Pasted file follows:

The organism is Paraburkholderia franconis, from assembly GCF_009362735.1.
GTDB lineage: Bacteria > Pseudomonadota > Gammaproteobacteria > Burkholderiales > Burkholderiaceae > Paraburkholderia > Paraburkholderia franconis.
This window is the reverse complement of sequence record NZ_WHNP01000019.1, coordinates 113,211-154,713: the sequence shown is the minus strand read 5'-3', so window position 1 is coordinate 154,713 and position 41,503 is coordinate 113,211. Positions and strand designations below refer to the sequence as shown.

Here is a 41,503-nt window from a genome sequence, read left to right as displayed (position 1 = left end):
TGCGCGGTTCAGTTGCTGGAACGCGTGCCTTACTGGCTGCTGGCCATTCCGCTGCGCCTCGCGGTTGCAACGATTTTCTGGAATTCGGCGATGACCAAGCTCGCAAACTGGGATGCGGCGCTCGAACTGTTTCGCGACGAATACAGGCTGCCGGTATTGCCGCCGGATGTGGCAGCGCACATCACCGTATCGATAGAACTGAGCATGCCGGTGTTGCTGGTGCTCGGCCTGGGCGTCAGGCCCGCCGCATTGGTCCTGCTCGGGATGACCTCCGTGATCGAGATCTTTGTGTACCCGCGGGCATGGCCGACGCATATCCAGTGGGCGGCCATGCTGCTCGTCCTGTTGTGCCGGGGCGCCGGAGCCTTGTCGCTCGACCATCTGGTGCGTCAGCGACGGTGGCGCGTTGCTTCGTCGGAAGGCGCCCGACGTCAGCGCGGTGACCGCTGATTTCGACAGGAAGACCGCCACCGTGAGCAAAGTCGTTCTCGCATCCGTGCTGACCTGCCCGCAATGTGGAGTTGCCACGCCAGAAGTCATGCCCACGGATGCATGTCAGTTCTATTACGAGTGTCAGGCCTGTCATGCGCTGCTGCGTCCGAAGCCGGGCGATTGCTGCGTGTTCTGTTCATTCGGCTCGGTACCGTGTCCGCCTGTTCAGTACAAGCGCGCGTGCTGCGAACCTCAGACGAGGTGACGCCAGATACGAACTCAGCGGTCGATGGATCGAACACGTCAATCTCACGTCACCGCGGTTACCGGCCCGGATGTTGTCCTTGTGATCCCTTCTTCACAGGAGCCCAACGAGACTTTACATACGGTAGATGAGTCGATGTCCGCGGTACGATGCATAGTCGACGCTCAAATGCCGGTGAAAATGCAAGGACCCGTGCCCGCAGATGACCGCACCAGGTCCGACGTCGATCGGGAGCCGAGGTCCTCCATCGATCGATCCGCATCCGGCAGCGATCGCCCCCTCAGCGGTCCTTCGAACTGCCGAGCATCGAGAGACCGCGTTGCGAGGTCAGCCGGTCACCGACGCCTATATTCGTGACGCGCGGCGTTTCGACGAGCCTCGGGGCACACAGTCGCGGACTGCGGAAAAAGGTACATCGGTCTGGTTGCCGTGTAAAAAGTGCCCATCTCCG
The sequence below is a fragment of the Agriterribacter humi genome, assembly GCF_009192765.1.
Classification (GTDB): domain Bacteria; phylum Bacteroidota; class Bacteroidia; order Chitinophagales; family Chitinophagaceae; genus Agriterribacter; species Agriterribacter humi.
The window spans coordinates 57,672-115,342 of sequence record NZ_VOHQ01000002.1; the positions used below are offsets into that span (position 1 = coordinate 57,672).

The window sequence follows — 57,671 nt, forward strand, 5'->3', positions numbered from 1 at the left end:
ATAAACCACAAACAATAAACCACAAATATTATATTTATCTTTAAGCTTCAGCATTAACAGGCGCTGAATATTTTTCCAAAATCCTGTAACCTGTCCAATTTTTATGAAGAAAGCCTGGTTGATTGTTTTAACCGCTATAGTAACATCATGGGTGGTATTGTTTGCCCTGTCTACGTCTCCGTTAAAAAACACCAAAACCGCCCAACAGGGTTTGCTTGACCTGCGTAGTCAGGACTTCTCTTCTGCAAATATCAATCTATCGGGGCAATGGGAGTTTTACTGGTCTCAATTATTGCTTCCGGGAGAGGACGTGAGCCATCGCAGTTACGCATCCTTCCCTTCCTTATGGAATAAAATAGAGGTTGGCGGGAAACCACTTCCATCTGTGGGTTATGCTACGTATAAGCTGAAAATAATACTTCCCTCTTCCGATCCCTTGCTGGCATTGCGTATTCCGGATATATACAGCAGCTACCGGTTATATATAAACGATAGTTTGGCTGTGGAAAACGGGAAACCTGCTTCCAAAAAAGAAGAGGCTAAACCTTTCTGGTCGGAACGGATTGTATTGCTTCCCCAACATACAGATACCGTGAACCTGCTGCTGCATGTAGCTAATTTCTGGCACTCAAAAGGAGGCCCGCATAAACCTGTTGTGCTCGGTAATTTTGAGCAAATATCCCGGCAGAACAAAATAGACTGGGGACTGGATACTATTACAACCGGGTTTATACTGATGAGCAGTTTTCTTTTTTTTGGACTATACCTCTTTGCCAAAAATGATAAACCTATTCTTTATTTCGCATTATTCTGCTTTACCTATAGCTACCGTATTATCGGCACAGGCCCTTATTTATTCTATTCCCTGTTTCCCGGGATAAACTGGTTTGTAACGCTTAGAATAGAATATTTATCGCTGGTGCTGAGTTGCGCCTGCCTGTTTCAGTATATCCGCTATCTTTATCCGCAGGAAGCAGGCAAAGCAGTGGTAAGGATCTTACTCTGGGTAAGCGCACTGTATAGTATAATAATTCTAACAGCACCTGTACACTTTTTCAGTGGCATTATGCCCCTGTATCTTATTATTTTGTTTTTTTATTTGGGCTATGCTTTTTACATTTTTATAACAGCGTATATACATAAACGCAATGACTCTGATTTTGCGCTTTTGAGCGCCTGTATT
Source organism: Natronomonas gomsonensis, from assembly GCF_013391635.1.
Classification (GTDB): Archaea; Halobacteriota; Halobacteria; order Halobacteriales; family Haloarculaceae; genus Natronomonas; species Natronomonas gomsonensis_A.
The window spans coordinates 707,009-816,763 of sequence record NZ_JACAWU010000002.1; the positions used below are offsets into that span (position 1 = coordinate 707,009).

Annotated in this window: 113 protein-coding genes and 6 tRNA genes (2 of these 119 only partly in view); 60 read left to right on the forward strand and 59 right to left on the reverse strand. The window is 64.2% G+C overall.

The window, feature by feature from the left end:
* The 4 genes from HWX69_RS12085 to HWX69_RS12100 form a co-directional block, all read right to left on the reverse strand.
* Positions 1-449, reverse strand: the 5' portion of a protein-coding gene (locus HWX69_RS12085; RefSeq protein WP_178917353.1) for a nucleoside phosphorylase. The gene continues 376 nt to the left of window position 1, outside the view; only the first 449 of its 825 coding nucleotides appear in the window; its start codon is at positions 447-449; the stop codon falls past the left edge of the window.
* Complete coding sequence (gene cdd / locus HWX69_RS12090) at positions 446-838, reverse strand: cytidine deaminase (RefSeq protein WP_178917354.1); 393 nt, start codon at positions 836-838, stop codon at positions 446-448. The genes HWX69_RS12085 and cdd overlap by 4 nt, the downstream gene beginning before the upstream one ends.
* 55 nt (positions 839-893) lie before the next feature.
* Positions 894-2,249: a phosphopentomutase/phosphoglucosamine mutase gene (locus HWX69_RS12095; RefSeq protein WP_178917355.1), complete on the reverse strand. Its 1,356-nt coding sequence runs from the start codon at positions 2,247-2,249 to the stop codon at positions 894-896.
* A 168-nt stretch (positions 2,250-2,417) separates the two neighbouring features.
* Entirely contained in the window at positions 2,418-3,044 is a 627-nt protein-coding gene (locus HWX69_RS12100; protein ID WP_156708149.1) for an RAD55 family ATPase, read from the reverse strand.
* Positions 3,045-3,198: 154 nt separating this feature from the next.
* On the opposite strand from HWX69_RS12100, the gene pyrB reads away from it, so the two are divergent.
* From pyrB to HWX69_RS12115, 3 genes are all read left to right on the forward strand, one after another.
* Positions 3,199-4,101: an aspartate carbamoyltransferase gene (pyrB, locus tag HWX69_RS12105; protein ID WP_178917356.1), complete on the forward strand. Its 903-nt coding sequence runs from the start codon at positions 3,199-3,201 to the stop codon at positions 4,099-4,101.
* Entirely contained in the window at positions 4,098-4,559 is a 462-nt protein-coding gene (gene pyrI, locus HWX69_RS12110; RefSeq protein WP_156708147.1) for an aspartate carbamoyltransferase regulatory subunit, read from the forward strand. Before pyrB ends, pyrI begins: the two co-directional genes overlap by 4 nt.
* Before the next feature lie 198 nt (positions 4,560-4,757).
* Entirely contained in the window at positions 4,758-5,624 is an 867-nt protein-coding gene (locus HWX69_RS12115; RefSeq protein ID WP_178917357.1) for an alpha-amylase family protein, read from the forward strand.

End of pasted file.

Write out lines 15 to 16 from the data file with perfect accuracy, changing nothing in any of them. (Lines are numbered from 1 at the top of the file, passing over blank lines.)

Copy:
The window, feature by feature from the left end:
* The 4 genes from HWX69_RS12085 to HWX69_RS12100 form a co-directional block, all read right to left on the reverse strand.